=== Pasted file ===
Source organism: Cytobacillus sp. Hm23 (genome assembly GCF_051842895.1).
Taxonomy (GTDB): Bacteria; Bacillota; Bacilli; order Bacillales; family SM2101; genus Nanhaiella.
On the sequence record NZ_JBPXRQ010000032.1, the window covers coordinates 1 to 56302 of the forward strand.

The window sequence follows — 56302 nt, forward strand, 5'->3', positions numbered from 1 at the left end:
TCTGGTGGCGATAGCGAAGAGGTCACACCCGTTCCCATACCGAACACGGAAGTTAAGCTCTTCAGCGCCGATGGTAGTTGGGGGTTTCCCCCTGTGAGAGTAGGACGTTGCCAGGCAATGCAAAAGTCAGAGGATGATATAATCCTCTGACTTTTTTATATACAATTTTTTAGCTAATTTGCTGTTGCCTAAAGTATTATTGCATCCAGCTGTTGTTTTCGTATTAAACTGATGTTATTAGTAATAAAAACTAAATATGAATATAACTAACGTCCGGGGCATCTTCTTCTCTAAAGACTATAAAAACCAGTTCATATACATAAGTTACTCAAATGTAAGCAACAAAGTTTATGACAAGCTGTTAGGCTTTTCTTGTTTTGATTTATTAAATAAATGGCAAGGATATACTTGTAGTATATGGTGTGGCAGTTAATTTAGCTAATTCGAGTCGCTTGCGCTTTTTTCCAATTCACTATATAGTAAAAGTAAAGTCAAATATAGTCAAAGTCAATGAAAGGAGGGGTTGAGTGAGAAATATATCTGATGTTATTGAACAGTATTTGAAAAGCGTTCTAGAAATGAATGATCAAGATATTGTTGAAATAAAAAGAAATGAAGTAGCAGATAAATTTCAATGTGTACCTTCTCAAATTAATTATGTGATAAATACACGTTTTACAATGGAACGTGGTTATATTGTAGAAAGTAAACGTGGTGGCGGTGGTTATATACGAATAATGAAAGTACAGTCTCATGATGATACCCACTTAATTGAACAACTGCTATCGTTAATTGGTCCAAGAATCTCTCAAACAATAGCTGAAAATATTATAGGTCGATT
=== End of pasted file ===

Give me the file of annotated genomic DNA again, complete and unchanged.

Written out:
Source organism: Cytobacillus sp. Hm23 (genome assembly GCF_051842895.1).
Taxonomy (GTDB): Bacteria; Bacillota; Bacilli; order Bacillales; family SM2101; genus Nanhaiella.
On the sequence record NZ_JBPXRQ010000032.1, the window covers coordinates 1 to 56302 of the forward strand.

The window sequence follows — 56302 nt, forward strand, 5'->3', positions numbered from 1 at the left end:
TCTGGTGGCGATAGCGAAGAGGTCACACCCGTTCCCATACCGAACACGGAAGTTAAGCTCTTCAGCGCCGATGGTAGTTGGGGGTTTCCCCCTGTGAGAGTAGGACGTTGCCAGGCAATGCAAAAGTCAGAGGATGATATAATCCTCTGACTTTTTTATATACAATTTTTTAGCTAATTTGCTGTTGCCTAAAGTATTATTGCATCCAGCTGTTGTTTTCGTATTAAACTGATGTTATTAGTAATAAAAACTAAATATGAATATAACTAACGTCCGGGGCATCTTCTTCTCTAAAGACTATAAAAACCAGTTCATATACATAAGTTACTCAAATGTAAGCAACAAAGTTTATGACAAGCTGTTAGGCTTTTCTTGTTTTGATTTATTAAATAAATGGCAAGGATATACTTGTAGTATATGGTGTGGCAGTTAATTTAGCTAATTCGAGTCGCTTGCGCTTTTTTCCAATTCACTATATAGTAAAAGTAAAGTCAAATATAGTCAAAGTCAATGAAAGGAGGGGTTGAGTGAGAAATATATCTGATGTTATTGAACAGTATTTGAAAAGCGTTCTAGAAATGAATGATCAAGATATTGTTGAAATAAAAAGAAATGAAGTAGCAGATAAATTTCAATGTGTACCTTCTCAAATTAATTATGTGATAAATACACGTTTTACAATGGAACGTGGTTATATTGTAGAAAGTAAACGTGGTGGCGGTGGTTATATACGAATAATGAAAGTACAGTCTCATGATGATACCCACTTAATTGAACAACTGCTATCGTTAATTGGTCCAAGAATCTCTCAAACAATAGCTGAAAATATTATAGGTCGATT